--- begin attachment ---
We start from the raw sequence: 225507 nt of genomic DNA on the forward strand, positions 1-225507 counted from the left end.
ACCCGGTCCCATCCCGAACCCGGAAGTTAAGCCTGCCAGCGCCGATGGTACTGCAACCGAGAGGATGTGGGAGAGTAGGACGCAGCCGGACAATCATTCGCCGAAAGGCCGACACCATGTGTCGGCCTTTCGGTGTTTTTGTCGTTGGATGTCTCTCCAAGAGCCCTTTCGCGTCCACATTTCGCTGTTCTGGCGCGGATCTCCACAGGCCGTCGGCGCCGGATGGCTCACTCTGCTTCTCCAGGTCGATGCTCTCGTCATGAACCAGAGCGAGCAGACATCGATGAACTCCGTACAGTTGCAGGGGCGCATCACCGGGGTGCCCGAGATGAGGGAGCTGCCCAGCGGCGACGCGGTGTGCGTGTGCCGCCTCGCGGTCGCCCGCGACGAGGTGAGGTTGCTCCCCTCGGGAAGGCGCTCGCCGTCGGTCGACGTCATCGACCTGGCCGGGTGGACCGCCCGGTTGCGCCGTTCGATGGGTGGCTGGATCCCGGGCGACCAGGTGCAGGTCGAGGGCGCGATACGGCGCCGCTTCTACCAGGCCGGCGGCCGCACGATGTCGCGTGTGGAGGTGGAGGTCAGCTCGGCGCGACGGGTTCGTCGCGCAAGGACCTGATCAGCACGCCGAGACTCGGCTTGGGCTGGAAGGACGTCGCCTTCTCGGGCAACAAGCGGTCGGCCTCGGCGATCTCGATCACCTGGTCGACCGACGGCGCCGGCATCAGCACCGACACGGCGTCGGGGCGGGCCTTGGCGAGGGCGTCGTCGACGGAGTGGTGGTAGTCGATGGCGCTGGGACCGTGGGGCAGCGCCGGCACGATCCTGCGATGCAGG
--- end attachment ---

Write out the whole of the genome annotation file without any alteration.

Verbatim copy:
We start from the raw sequence: 225507 nt of genomic DNA on the forward strand, positions 1-225507 counted from the left end.
ACCCGGTCCCATCCCGAACCCGGAAGTTAAGCCTGCCAGCGCCGATGGTACTGCAACCGAGAGGATGTGGGAGAGTAGGACGCAGCCGGACAATCATTCGCCGAAAGGCCGACACCATGTGTCGGCCTTTCGGTGTTTTTGTCGTTGGATGTCTCTCCAAGAGCCCTTTCGCGTCCACATTTCGCTGTTCTGGCGCGGATCTCCACAGGCCGTCGGCGCCGGATGGCTCACTCTGCTTCTCCAGGTCGATGCTCTCGTCATGAACCAGAGCGAGCAGACATCGATGAACTCCGTACAGTTGCAGGGGCGCATCACCGGGGTGCCCGAGATGAGGGAGCTGCCCAGCGGCGACGCGGTGTGCGTGTGCCGCCTCGCGGTCGCCCGCGACGAGGTGAGGTTGCTCCCCTCGGGAAGGCGCTCGCCGTCGGTCGACGTCATCGACCTGGCCGGGTGGACCGCCCGGTTGCGCCGTTCGATGGGTGGCTGGATCCCGGGCGACCAGGTGCAGGTCGAGGGCGCGATACGGCGCCGCTTCTACCAGGCCGGCGGCCGCACGATGTCGCGTGTGGAGGTGGAGGTCAGCTCGGCGCGACGGGTTCGTCGCGCAAGGACCTGATCAGCACGCCGAGACTCGGCTTGGGCTGGAAGGACGTCGCCTTCTCGGGCAACAAGCGGTCGGCCTCGGCGATCTCGATCACCTGGTCGACCGACGGCGCCGGCATCAGCACCGACACGGCGTCGGGGCGGGCCTTGGCGAGGGCGTCGTCGACGGAGTGGTGGTAGTCGATGGCGCTGGGACCGTGGGGCAGCGCCGGCACGATCCTGCGATGCAGG